When David Smith was growing up in California, the only time his parents sprung for a cable television subscription was to watch all the different Olympic events.
Smith, who is nearly deaf, may have been watching them with closed captioning on, but that never slowed him down when it came to his own Olympic dream.
"It was such a special tournament and I loved seeing all the people of the world coming together to compete in the games,'' Smith told NBC Sports. "I don't think I ever imagined myself competing in the games until after I graduated from college."
Featured on TODAY as an Olympian to watch in Thursday's action, Smith was born with 80 to 90 percent hearing loss. He is playing in his second Olympics after making the U.S. men's volleyball team that tied for fifth in London four years ago.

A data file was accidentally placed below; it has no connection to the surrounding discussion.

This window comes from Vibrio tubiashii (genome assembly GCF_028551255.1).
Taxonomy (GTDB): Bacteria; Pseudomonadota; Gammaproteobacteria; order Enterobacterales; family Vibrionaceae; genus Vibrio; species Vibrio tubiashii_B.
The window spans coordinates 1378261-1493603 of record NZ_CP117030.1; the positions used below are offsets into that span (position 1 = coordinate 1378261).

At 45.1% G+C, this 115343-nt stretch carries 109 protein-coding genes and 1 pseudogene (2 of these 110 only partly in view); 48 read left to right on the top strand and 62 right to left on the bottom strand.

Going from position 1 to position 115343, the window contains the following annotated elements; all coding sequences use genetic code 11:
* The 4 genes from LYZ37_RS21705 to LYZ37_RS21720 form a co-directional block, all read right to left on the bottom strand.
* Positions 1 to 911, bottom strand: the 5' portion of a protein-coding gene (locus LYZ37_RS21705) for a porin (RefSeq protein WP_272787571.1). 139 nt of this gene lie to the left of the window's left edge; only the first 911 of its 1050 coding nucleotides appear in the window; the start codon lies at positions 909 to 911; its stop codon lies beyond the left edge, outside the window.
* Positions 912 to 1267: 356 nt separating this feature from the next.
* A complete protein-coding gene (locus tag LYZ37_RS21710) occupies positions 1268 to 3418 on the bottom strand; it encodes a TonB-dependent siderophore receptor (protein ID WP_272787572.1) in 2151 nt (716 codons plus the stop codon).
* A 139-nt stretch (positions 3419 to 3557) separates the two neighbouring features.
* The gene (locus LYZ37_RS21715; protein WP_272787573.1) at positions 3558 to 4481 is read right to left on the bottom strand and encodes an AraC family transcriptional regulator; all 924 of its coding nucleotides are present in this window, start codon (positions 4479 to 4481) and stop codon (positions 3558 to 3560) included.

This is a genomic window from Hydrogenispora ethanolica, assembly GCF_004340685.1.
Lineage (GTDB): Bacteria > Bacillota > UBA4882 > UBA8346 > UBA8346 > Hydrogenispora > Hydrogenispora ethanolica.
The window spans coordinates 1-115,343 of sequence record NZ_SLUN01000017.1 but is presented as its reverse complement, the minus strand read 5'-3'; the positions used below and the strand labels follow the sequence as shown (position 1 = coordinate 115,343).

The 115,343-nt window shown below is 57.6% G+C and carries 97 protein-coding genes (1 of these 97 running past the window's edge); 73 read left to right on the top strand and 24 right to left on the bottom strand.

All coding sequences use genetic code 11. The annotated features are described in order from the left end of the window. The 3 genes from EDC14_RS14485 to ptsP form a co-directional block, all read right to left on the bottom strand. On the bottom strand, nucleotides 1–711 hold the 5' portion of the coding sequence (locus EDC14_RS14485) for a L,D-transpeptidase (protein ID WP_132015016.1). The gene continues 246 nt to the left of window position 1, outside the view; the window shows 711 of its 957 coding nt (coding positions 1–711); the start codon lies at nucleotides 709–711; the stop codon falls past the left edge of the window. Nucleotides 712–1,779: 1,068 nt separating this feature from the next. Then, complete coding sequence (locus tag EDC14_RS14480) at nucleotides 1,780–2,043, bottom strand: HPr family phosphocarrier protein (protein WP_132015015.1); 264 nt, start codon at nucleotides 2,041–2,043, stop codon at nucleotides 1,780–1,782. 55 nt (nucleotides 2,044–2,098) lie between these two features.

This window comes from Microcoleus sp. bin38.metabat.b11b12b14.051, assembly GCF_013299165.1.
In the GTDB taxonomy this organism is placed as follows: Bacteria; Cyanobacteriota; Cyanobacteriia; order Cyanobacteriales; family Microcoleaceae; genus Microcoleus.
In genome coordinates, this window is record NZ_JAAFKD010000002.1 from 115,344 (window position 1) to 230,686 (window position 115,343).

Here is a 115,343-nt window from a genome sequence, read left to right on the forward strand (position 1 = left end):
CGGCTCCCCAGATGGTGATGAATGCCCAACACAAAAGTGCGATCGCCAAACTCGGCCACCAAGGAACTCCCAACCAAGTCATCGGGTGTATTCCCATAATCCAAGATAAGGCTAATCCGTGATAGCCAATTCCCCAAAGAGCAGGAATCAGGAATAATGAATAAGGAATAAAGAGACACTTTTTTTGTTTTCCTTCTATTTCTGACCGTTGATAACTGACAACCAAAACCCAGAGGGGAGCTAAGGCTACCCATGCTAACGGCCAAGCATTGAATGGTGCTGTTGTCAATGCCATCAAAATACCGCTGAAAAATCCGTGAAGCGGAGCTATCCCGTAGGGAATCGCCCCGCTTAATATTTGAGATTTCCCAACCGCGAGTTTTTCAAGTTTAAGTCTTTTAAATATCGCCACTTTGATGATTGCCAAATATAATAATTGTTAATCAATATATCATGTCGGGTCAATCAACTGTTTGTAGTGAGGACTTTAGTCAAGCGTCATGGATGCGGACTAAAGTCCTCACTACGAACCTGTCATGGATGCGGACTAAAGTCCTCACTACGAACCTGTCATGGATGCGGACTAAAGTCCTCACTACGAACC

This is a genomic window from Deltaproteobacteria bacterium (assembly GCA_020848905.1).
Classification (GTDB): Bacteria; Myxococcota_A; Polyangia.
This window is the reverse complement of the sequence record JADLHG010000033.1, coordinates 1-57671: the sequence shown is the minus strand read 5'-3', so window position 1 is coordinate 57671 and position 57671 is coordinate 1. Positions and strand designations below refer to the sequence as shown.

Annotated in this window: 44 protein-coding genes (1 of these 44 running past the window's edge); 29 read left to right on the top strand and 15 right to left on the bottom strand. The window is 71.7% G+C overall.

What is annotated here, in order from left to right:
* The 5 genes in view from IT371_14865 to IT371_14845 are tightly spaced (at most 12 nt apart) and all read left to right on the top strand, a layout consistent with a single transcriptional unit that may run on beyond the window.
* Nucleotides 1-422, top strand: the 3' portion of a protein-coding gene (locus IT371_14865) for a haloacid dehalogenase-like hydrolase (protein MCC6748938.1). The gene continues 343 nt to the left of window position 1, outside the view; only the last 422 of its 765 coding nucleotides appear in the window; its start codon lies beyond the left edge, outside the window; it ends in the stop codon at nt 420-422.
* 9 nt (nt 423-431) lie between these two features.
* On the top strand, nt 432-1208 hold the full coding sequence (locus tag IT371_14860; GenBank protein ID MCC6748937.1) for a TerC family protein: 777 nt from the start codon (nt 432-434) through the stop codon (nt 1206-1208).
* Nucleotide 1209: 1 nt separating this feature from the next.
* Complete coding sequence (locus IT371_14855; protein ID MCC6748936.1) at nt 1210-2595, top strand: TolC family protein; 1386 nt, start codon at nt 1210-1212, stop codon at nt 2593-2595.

"I always knew I was different,'' he told NBC Los Angeles. "I knew was unique. But my parents made sure I was in class with the average kids and played sports with every other kid."
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Smith, 31, who is married with a 4-year-old son, starred in college at the University of California, Irvine, for coach John Speraw, who is now the head coach of the U.S. team in Rio.
The 6-foot-7-inch middle blocker wears hearing aids during matches and also uses lip-reading and hand signals to communicate with his teammates on the court.
"I don’t think he would be the exact same person if he didn’t have this challenge in his life,'' his wife, Kelli, told NBC Los Angeles. "So, it makes him more sensitive and aware of other things because he’s missing that one sense."
The U.S. men's team will be in action Thursday night at 9:35 p.m. EDT in a preliminary-round match against host nation Brazil.
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